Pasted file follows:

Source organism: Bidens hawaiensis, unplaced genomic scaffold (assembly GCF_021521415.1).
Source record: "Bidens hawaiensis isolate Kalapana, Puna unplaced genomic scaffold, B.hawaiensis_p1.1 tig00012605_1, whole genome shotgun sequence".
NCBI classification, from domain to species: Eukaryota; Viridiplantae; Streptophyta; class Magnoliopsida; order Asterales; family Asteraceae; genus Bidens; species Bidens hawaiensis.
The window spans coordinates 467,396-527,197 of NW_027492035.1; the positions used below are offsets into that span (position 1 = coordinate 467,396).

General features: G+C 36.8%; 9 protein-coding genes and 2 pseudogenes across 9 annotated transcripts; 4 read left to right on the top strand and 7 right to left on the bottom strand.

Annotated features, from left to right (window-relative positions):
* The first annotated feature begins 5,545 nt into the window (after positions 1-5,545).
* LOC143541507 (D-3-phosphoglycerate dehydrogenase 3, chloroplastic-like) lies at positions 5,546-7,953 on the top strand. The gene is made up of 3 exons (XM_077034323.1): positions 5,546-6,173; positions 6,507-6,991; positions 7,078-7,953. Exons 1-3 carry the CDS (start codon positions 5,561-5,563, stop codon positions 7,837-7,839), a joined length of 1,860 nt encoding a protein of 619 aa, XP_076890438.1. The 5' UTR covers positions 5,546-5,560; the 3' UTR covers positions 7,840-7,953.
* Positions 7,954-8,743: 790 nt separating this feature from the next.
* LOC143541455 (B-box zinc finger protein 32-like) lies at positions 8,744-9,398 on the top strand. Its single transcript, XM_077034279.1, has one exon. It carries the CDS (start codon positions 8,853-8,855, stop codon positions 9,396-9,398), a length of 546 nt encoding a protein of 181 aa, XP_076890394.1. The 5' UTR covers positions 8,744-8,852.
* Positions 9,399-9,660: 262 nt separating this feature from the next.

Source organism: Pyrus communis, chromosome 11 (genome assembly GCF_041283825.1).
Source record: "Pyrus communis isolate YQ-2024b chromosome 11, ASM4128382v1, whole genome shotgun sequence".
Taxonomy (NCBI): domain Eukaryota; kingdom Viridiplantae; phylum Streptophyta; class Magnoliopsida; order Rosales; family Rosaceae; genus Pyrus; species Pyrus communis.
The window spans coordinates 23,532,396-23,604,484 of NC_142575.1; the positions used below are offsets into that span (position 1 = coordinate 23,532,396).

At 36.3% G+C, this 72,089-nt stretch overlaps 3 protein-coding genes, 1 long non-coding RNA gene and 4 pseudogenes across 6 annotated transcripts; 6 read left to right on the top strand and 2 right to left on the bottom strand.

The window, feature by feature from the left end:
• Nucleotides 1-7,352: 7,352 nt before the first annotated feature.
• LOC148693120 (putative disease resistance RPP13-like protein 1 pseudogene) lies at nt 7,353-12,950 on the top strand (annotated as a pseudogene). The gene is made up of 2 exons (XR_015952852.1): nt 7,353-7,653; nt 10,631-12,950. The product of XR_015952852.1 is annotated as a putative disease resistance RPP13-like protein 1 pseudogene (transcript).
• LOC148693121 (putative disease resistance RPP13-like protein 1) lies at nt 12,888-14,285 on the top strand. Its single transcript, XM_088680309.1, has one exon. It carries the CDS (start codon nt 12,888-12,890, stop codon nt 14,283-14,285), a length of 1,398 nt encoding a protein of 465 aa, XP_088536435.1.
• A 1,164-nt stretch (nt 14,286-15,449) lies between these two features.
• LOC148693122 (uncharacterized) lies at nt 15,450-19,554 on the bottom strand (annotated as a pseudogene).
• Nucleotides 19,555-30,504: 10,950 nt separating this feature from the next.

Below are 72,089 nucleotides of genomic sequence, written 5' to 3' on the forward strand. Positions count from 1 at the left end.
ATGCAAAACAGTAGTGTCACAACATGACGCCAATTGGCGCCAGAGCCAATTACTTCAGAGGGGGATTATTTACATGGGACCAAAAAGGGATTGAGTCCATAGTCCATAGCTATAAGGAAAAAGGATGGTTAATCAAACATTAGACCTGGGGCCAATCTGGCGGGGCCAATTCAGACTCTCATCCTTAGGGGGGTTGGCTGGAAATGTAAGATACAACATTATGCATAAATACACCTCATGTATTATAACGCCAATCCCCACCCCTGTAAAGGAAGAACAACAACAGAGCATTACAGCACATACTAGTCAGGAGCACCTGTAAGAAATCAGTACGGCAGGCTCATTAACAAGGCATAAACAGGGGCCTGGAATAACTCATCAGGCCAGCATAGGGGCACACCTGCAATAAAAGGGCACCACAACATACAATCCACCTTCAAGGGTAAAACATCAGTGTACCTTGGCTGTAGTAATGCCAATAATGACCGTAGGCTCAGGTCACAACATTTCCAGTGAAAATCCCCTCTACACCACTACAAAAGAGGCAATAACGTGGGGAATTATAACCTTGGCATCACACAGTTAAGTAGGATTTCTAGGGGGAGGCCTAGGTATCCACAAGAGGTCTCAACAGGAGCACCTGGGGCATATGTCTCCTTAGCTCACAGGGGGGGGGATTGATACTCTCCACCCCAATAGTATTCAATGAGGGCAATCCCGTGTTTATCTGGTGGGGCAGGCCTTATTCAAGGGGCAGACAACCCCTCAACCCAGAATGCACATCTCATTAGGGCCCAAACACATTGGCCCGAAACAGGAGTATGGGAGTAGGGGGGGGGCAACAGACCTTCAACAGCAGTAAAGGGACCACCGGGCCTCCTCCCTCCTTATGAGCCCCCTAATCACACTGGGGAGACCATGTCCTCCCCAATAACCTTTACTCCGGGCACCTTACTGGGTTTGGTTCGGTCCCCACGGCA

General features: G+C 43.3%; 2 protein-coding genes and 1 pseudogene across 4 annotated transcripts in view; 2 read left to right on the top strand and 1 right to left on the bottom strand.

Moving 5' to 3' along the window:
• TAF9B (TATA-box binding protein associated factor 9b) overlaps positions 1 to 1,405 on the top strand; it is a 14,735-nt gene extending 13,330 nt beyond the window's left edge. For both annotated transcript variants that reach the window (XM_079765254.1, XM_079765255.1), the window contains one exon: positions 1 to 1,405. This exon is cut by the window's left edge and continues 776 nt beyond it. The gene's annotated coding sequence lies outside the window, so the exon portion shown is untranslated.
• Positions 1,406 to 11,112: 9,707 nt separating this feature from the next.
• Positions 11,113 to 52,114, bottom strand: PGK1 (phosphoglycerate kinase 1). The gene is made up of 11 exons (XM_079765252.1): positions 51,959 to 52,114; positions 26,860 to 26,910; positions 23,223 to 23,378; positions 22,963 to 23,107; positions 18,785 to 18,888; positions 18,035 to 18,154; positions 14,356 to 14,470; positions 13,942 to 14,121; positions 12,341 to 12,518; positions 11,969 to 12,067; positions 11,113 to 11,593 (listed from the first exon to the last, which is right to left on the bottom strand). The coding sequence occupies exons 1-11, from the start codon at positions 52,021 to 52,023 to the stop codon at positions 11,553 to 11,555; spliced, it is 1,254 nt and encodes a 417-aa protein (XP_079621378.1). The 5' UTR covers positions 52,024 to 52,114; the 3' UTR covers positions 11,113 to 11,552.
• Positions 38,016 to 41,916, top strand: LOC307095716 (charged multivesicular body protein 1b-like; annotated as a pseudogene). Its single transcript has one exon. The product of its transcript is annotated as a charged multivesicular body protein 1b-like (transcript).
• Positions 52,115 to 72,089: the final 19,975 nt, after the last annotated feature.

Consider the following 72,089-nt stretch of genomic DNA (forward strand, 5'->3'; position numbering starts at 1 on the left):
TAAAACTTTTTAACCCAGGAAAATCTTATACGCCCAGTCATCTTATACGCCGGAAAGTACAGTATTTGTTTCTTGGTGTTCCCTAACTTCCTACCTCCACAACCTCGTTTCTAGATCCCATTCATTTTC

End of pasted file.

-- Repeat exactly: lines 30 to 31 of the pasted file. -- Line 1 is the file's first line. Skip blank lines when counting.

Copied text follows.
• Positions 11,113 to 52,114, bottom strand: PGK1 (phosphoglycerate kinase 1). The gene is made up of 11 exons (XM_079765252.1): positions 51,959 to 52,114; positions 26,860 to 26,910; positions 23,223 to 23,378; positions 22,963 to 23,107; positions 18,785 to 18,888; positions 18,035 to 18,154; positions 14,356 to 14,470; positions 13,942 to 14,121; positions 12,341 to 12,518; positions 11,969 to 12,067; positions 11,113 to 11,593 (listed from the first exon to the last, which is right to left on the bottom strand). The coding sequence occupies exons 1-11, from the start codon at positions 52,021 to 52,023 to the stop codon at positions 11,553 to 11,555; spliced, it is 1,254 nt and encodes a 417-aa protein (XP_079621378.1). The 5' UTR covers positions 52,024 to 52,114; the 3' UTR covers positions 11,113 to 11,552.
• Positions 38,016 to 41,916, top strand: LOC307095716 (charged multivesicular body protein 1b-like; annotated as a pseudogene). Its single transcript has one exon. The product of its transcript is annotated as a charged multivesicular body protein 1b-like (transcript).